Guest columnist Ty Estes, who works for Omnitron Systems, explains how PoE media converters can be used with fiber optic links to connect IP video surveillance cameras at long distances.
A common application for a mixed fiber optic/UTP/PoE cabling installation to control and power a network surveillance camera.
Photo credit: Image courtesy Omnitron Systems
Power over Ethernet (PoE) technology enables powering IP surveillance cameras through the transfer of DC electrical power along with data over standard unshielded twisted pair (UTP) cabling. This cabling connects to a network device through an RJ-45 port that injects the power from power sourcing equipment such as a PoE switch or midspan PoE injector. PoE provides a flexible and convenient means of powering devices that are located in out-of-the-way locations, and saves money by eliminating the expense and difficulty of direct electrical wiring. A challenge with PoE is reaching remote locations outside the distance limitation of UTP cabling. According to the TIA/EIA 568-5-A standard for category 5e cable, the maximum length for a cable segment is 100 meters (328 ft), and PoE power injectors or midspans do not increase the distance of the data link.
So, how do you get beyond that 100-meter limit? Once answer is through fiber optics. Fiber optic cabling is an effective method to overcome the distance and bandwidth limitations of UTP, and media converters are a commonly used to integrate copper network equipment and fiber. Since DC power cannot be conducted over fiber, PoE media converters are the solution to extend network distances via fiber to remote IP cameras. A PoE media converter converts the fiber to copper, and sends DC power to the camera over the UTP cabling.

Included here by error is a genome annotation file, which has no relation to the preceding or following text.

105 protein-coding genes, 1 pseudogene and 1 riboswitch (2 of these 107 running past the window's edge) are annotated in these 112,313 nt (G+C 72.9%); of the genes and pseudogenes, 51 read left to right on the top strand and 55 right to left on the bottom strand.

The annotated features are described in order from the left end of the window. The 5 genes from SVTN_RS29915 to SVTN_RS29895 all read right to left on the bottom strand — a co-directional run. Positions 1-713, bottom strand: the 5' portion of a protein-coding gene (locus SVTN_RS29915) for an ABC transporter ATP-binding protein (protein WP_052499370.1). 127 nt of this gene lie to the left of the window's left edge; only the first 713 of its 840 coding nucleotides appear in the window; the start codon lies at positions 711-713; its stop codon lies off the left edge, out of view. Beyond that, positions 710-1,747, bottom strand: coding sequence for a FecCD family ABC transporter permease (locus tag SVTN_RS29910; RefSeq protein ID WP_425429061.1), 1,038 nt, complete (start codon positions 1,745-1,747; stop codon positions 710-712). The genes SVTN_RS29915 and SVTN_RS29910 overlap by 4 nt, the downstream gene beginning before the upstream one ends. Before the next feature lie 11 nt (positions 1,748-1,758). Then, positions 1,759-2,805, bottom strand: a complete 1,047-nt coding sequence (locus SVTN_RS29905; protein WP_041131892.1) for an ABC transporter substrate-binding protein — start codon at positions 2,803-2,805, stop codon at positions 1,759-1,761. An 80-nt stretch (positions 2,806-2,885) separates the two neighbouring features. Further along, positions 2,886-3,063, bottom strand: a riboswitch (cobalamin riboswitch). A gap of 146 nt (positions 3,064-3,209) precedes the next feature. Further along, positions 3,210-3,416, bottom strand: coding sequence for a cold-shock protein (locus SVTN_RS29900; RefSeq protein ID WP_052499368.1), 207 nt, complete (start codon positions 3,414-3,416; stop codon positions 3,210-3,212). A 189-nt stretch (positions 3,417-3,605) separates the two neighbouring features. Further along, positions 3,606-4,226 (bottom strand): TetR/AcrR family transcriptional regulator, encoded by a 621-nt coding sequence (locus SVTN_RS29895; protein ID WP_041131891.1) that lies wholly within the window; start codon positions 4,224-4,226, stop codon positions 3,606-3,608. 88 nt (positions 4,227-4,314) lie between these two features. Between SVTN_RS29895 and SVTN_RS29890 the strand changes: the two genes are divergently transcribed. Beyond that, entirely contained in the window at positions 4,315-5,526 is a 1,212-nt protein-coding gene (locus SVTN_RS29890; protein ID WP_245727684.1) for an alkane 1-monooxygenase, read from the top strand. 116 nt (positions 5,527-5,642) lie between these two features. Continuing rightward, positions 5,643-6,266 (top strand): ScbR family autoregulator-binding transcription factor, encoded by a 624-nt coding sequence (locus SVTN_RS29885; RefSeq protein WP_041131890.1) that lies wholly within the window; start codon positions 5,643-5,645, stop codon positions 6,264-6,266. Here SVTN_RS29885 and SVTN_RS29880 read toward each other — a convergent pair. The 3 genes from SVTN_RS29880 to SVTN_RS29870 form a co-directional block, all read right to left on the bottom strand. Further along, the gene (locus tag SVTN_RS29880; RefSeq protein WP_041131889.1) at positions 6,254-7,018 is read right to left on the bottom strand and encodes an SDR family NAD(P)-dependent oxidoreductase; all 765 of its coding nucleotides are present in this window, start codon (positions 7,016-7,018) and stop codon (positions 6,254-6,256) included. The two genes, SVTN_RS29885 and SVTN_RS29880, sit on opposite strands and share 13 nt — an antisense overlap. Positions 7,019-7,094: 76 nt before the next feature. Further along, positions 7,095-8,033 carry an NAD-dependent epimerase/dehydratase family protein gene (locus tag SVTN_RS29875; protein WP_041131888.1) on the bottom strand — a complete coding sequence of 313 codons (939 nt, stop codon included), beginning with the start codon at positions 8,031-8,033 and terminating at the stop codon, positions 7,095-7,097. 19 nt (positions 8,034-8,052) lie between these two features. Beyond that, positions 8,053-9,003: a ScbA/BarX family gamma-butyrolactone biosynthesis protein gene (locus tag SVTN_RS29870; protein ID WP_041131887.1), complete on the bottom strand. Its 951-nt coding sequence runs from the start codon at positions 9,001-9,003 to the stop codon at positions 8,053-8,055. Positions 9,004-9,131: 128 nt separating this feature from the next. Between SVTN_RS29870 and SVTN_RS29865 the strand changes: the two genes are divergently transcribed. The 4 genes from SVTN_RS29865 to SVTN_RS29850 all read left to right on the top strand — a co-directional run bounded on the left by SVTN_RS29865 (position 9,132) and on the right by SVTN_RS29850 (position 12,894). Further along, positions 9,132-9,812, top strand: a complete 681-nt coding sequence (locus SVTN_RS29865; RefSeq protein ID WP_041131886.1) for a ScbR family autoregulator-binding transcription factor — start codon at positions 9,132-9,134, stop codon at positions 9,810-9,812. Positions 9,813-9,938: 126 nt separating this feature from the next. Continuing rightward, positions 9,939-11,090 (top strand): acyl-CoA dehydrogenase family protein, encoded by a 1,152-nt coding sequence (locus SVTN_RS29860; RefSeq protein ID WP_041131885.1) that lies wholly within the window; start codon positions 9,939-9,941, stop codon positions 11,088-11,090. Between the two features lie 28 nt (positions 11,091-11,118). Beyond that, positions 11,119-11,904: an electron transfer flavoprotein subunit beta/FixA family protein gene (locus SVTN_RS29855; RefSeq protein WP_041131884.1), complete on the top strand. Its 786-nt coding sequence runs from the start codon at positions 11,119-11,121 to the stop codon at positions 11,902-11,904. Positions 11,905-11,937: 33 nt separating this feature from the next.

How PoE Media Converters Work
On the main article image/PoE schematic that appears at right (view a larger version here), an Ethernet switch with RJ-45 ports resides in a control room or data closet. The copper UTP cabling is converted to fiber with a standard media converter. The fiber is run a long distance to the PoE media converter located near a convenient AC or DC power source, where it converts the fiber back to copper UTP. The PoE media converter also functions as a power-sourcing mini switch, and injects PoE (DC power) over the UTP cable. At the other end of the UTP cable is the IP camera, located up to 100 meters away from the PoE media converter.
Representative examples of PoE media converters (image courtesy Omnitron)